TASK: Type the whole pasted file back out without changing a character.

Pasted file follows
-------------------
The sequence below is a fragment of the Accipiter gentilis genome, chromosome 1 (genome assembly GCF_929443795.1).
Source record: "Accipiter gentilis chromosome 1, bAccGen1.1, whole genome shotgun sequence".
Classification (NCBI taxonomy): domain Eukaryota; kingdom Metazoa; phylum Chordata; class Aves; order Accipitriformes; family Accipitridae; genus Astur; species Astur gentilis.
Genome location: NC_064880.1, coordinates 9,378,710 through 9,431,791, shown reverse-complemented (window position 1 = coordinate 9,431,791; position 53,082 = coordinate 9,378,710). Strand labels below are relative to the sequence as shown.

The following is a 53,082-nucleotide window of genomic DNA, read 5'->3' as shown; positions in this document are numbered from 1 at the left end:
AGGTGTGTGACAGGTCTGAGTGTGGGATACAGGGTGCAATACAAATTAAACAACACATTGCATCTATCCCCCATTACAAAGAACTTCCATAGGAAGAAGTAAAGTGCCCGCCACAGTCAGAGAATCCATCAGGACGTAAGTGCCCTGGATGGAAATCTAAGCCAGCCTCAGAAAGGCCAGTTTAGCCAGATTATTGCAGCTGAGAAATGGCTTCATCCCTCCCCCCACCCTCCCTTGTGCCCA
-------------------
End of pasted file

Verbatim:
The sequence below is a fragment of the Accipiter gentilis genome, chromosome 1 (genome assembly GCF_929443795.1).
Source record: "Accipiter gentilis chromosome 1, bAccGen1.1, whole genome shotgun sequence".
Classification (NCBI taxonomy): domain Eukaryota; kingdom Metazoa; phylum Chordata; class Aves; order Accipitriformes; family Accipitridae; genus Astur; species Astur gentilis.
Genome location: NC_064880.1, coordinates 9,378,710 through 9,431,791, shown reverse-complemented (window position 1 = coordinate 9,431,791; position 53,082 = coordinate 9,378,710). Strand labels below are relative to the sequence as shown.

The following is a 53,082-nucleotide window of genomic DNA, read 5'->3' as shown; positions in this document are numbered from 1 at the left end:
AGGTGTGTGACAGGTCTGAGTGTGGGATACAGGGTGCAATACAAATTAAACAACACATTGCATCTATCCCCCATTACAAAGAACTTCCATAGGAAGAAGTAAAGTGCCCGCCACAGTCAGAGAATCCATCAGGACGTAAGTGCCCTGGATGGAAATCTAAGCCAGCCTCAGAAAGGCCAGTTTAGCCAGATTATTGCAGCTGAGAAATGGCTTCATCCCTCCCCCCACCCTCCCTTGTGCCCA